“Come On!…” is far more varied, ambitious, and rewarding than “Chicago.”  It begins with an unassuming piano line.  It momentarily escapes its initial, Charlie Brown monotony through unexpected vocal harmony (“Chicago, in fashion…”).  But overall, the lyric-heavy first third winds up the tension broken by “Columbiaaaa!” at 2:20, sending the song into a vocal-less interlude for the next two minutes that changes its tone two or three times, ultimately creating a bed of strings on which the proceeding vocal material rests.   Sufjan’s most gorgeous singing on the album follows as the song slowly unwraps into a lone violin line, some two minutes later. The listener is at very different place than when the song began, but through all its mutations, the journey has been remarkably seamless.  I don’t know too many songs that could accomplish such with as much grace as this track.

Now, dear Discursionists readers, what do you think of the best songs of the decade are?


Filed under Brandon

11 responses to “The Best Songs of the Decade

  1. Christopher

    Brilliant choice of Sufjan’s work for your first choice! This album has been in my car for literally 3 summers now. This is my favorite song on the album, and one I love to enjoy when driving down PCH to my “swimmin’ hole” at Woods Cove, Laguna Beach.

    The song doesn’t get old to me because of the complex meter (in 5). I really enjoy the obscure instruments he uses (to pop music) such string quartet, english horn, and mallet percussion. The harmonic changes to unrelated keys are interesting, and paired with the driving rhythmic motive this song proves Steven’s vast musicianship. The trumpet descant is like icing on the cake for me.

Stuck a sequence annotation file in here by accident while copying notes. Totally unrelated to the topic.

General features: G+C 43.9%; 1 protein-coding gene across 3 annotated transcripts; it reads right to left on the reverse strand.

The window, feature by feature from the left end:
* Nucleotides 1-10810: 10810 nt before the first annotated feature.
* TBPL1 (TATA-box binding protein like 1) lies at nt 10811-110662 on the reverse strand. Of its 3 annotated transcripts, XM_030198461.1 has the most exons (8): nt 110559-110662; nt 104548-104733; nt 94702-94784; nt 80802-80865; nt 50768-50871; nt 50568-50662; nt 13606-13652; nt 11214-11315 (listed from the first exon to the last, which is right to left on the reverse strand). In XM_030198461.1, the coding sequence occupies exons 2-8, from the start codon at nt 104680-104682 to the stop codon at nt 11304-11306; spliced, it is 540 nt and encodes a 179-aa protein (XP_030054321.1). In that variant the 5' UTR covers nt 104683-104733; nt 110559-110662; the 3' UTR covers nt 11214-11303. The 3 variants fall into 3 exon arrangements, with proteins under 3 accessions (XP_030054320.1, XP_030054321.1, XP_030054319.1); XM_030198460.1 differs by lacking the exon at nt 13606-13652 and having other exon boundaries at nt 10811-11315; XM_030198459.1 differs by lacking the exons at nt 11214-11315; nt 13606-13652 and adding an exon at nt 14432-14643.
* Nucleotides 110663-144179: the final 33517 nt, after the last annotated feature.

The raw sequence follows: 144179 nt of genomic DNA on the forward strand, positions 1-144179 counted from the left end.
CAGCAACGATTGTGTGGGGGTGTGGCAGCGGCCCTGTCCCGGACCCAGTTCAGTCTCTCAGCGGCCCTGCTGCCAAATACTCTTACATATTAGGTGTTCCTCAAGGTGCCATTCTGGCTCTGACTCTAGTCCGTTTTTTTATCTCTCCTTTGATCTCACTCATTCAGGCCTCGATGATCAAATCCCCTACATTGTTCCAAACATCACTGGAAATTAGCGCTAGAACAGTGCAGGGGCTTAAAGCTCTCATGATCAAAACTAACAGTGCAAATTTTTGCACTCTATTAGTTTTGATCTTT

I also particularly love “The Predatory Wasp” on this album, and the highly minimalist number too that I have forgotten the name of.

    All in all, well done.

  2. czfinke

    I think that Pitchforks top 10 is pretty good. It’s hard for me to think of better individual songs than Paper Planes or Maps or Idioteque or My Girls. I mean, I can think of other songs that I love and would put on a list, but that is still a great list.

    Here are some others on my list off the top of my head:
    Strongest candidate for Number 1: “Heimdalsgate Like a Promethean Curse.” Hissing Fauna, are you the Destroyer by Of Montreal.
    “Kings Cross.” From a Basement on the Hill by Elliott Smith.
    “Paper Planes”. M.I.A.
    “Frontier Psychiatry.” Since I left you by the Avalanches.
    “Toxic” by Brittany Spears.
    “My Love” by Justin Timberlake.
    “My First Lover.” Time (The Revelator) by Gillian Welch.
    “Jesus Walks” by Kanye West.
    “John Allyn Smith Sails.” The Stage Names by Okkervil River.
    “If you had a Vineyard.” Theology (London Sessions) by Sinead O’Connor.
    “John Wayne Gacy, Jr.” & “They are Zombies!!! They are Neighbors!!!They have come back from the Dead!!! Ahhh!!!”. Illinois by Sufjan Stevens
    “Extraordinary Machine.” Fiona Apple.

  3. Holly

    I’m sure my musical tastes aren’t as sophisticated as those of many of the other commentators, but what about:

    “Teardrop” by Massive Attack (this song is iconic).

    “Time to Pretend” by MGMT

    “1234” by Feist

    “Hard to Explain” by The Strokes

    “Sing” by Travis

    These are not my *favorite* songs (I fear my tastes are too particular), but I think they will stand the test of time.

  4. Holly

    Just checked out the Pitchfork list (I found them here: Nice to see that LCD Soundsystem and Daft Punk made the list. If you’re not familiar with “Blind” from Hercules and Love Affair, check it out right now. GREAT song!

  5. blraatikka

    Christopher– yes! I’m so glad someone with actual musical knowledge can explain why that song is so good from that perspective. “Predatory Wasps” is also a favorite of mine on that album. I think the minimalistic song you’re thinking of is John Wayne Gacy, Jr., which in all honestly should have been on my list. I don’t “enjoy” it, but it’s one of the best songs I’ve ever heard.
    Finke– you’ve got some strong contenders here. I realize “Paper Planes” is a huge snub (but I actually like “Galang” better). Oops. I guess I can’t think of everything. I probably should have had some Timberlake as well. I’m a bit surprised with your pick of “Heimdalsgate,” but not necessarily in a bad way. I just never figured anyone thought of that as the kind to be a “best song,” you know?